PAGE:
An easy way of inspecting variables is a luxury anyway. I''ve done development for some old systems where an interrupt after each command was the only option for debugging, so I think I''ll make do.

quote:
This is similiar to a Just In Time compiler.

After a bit of research, yes. I''d heard that term before but I didn''t know what it meant. I just got curious about this because everything I''d heard about in terms of scripting for games talked about interpreting it, and I couldn''t see a good reason why you''d bother with the potential performance difference.


Anyway, thanks for the responces. Good to know the idea was sound afterall.

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I use an evil mix of C++ code and a sort of scripting for use in my AI engine. Everything is compiled with the cygwin (gcc) compiler and thrown into DLLs so its fast and can be changed run-time. Pretty sweet, but I can only allow this because the source is trusted (our own developers work on the code and it all runs on a tightly buttoned up server).
In the future I DO plan to extend the compiler so that the need for C++ coding will be erraticated, but for now I really dont see the need for such tight security.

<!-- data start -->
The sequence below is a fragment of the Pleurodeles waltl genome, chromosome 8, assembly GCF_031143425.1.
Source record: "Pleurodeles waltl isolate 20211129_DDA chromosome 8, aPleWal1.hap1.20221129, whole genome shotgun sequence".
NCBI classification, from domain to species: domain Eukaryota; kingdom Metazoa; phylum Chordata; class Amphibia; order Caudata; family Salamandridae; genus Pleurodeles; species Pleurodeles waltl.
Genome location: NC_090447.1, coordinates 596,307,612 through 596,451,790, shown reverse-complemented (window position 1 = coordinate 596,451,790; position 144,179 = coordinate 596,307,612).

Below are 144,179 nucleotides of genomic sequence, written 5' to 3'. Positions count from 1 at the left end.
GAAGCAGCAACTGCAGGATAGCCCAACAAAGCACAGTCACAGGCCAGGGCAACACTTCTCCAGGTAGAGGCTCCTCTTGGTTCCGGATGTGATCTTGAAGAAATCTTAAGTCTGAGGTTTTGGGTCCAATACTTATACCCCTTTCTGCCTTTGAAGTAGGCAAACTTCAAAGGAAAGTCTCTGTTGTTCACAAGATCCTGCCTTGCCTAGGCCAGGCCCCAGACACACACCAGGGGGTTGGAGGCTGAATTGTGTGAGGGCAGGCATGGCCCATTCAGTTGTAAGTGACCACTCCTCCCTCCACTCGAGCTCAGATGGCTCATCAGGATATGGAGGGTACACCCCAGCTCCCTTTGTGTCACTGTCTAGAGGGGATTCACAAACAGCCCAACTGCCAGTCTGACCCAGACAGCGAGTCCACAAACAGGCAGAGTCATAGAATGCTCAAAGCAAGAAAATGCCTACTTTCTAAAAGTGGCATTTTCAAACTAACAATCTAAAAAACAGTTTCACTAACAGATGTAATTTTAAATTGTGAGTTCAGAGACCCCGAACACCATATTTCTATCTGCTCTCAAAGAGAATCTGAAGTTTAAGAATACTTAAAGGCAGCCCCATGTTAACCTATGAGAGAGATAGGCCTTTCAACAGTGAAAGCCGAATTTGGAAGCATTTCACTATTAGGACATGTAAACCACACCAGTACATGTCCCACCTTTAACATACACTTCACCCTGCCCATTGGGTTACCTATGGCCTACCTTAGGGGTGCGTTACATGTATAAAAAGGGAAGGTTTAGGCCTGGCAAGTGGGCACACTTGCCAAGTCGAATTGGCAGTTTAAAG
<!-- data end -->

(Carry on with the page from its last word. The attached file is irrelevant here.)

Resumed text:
Emil Johansen
- SMMOG AI designer
http://smmog.com

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quote:
Original post by Sneftel
but the resultant code is still nowhere near as fast as natively compiled C or C++ code.



Lua5 is awfully close in this shootout.
http://dada.perl.it/shootout/craps.html

The main question you should be asking:
Is your time more important than the computers? If I finish my code in 25% of the time, I have 75% more time to optimize and determine which parts are actually slow.

Lets say your script code is 20% slower than native code is. Computers today are 3.0 GigaHertz, which means your scripts are effectively running at 2.4 Gigahertz. Which means you get MUCH higher productivity and the speed of C 18 months ago.

Compiling is just one optimization. Algorithmic changes, lookup tables and memoization are much more effective optimization techniques, than compiling, IMO.

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A Just In Time compiler takes bytecode, then compiles it into machine code for each different computer the first the program is run.

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It''s quite possible for a game to have a VM just like Java or CLR, that actually does JIT compiling - but it''s mostly unecessary. You might as well just make your own programming language. Scripting is supposed to be there to make certain things simpler, not to give you a wholly new language to develop your game in.

I think Unreal is probably the best example of a well-implemented scripting engine. It doesn''t touch any of the low level stuff, and it compiles into bytecode which runs at a "reasonable" speed (10-15% the speed of the C++ code), and it keeps designers from having to worry about stuff that they shouldn''t need to worry about.